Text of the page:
Confession time: I’m something of an airline geek. That guy who pores over the route map at the back of the in-flight mag. Killing time in an airport, I’ll fire up the flight-tracking app on my iPad and gaze at the aerial highways jammed with digital planes, the faraway rush-hour traffic connecting the USA, Europe and Asia.

And yet over Africa the skies are, by comparison, deserted. On-screen, just a handful of digital tumbleweeds roll their way slowly from Abuja to Addis, Joburg to Dar. The remarkable continent I call home is inhabited by 12 per cent of the world’s population, yet it accounts for just three per cent of its airline traffic.

It’s an issue that demands attention – and not just for those in the tourism business, for airlines do more than bring curious visitors from faraway places. They provide opportunity: for trade and for exploration. For education abroad; for connections beyond our own town and country. To steal a line from one airline’s slogan, airlines bring the world to Africa, and take Africans to the world. They are, in so many ways, the very departure point for our own empowerment.

Yet unlike the skies of Europe, where free competition determines who flies where and when, African airlines have to cut through reams of red tape before they can take to the skies. Instead of commercial viability being the deciding factor, onerous bilateral agreements between governments dictate which airlines can fly where, how often, and with how many seats. A recipe for commercial success it is not.

Not that there haven’t been efforts to change the state of play. The Yamoussoukro Declaration of 1988 – 30 years ago! – first opened the door to liberalising African skies. Amid concerns about foreign carriers outcompeting African airlines, the door slammed quickly shut. A decade later the Yamoussoukro Decision revived the idea, but also never gathered much political muster. Was the Abuja Declaration of 2012 any more successful? I’ll let you answer that one for yourself.

But this year brings with it a new opportunity for the emancipation of African skies. Well, some of them at least.

Graphic representation of African air space on a weekday – courtesy of FlightView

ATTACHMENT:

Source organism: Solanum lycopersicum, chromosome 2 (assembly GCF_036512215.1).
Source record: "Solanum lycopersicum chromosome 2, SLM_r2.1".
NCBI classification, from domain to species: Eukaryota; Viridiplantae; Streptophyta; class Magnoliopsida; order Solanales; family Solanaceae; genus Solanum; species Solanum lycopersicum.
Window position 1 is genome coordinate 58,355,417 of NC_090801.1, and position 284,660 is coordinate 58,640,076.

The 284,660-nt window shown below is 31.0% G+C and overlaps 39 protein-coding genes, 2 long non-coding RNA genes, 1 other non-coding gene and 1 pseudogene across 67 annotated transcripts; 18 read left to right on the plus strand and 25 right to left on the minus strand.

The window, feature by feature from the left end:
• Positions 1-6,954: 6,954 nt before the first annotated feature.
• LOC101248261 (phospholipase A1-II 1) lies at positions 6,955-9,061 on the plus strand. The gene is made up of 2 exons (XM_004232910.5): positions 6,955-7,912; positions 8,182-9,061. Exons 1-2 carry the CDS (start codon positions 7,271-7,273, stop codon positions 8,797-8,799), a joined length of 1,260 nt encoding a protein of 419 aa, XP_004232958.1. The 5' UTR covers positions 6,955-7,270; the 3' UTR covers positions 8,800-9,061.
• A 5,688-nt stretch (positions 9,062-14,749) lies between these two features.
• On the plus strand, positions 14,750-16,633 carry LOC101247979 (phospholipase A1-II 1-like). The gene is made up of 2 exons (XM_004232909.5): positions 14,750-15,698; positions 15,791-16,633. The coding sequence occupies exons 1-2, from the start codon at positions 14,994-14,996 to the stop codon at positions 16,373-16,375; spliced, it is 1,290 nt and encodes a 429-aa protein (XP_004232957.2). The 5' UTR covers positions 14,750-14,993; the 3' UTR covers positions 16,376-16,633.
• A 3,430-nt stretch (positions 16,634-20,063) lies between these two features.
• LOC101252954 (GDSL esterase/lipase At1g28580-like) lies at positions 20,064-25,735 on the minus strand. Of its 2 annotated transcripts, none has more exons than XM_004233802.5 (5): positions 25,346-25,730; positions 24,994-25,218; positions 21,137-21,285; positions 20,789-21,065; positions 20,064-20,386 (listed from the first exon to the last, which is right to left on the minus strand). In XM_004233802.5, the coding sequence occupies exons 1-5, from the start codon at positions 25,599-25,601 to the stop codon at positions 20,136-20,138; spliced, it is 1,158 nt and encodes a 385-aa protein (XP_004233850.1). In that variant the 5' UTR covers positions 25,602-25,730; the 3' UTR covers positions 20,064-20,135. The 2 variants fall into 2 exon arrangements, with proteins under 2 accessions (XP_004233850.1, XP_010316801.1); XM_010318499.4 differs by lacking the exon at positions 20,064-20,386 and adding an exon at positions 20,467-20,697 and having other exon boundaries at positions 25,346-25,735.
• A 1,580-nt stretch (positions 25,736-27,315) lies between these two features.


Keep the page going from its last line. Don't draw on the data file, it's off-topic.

January 2018 saw the African Union launch the Single African Air Transport Market (SAATM) initiative. Twenty-three countries – out of 55 on the continent – have committed themselves to liberalising air access and ownership in Africa. And the potential is enormous.

A survey by the International Air Transport Association (IATA) suggests that if 12 key African countries opened their aviation markets and increased connectivity, it would create an extra 155,000 jobs and generate an additional US $1.3 billion in annual gross domestic product. Talk about empowering economies and communities.

“But the benefits of a connected continent will only be realised through effective implementation of SAATM”, cautions Raphael Kuuchi, IATA’s vice president for Africa.   “Greater connectivity will lead to greater prosperity. Governments must act on their commitments, and allow their economies to fly high on the wings of aviation.”

IATA’s enthusiasm is well founded. When the European Union created the Internal Market for Aviation in 1992, deregulating European skies, the continent saw an explosion in air traffic and a revolution in tourism. Between 1993 and 2015, the number of air travellers passing through European airports trebled – to nearly one billion passengers – and the cost of air travel plummeted.

African airline opportunities
Photo by Caleb Wood

The arrival of open skies also sparked the rapid growth of budget airlines, which in turn forced lumbering legacy carriers to improve their services and lower their fares. Competition drives innovation, creating new markets and new opportunities for both visitors and locals.

Not that it’s a magic wand, mind you.

“Markets don’t magically appear. They require work and investment. They have to be cultivated”, says Linden Birns, managing director of Plane Talking, a leading aviation consultancy. “The airlines will enable the traffic to flow, but they’re not the ones who develop tourism infrastructure and take it to market. They can support and forge partnerships, but it’s down to the destinations to develop themselves.”

Admittedly, Africa has neither the potential market nor destination density of Europe; but there are good examples of air access opening up exciting new avenues of opportunity.

In 2016 Kenya Airways took the bold step of launching a route from Cape Town to Nairobi, with a stop en route in Livingstone, Zambia. The route was such a success it was followed up a year later with a similar service stopping in Victoria Falls, Zimbabwe. From June 2018 it will add a third frequency, with non-stop flights from South Africa’s Mother City to the Kenyan capital. After so long in the tourism doldrums, the past few years has seen enormous tourism investment on both sides of the Zambezi River. Access breeds demand in a symbiotic circle of prosperity.

While great strides have been made in linking the furthest corners of Africa to the world, there’s still much work to be done for the true value of a connected continent to come to the fore. The formal establishment of the Single African Air Transport Market is an excellent first step, empowering airlines to seek out and serve new markets. And once air access is liberalised, the sky’s the limit for growing tourism in Africa.

[This article was published in Beyond: Empowered, We Are Africa’s print magazine, in May 2018.]

John Segar

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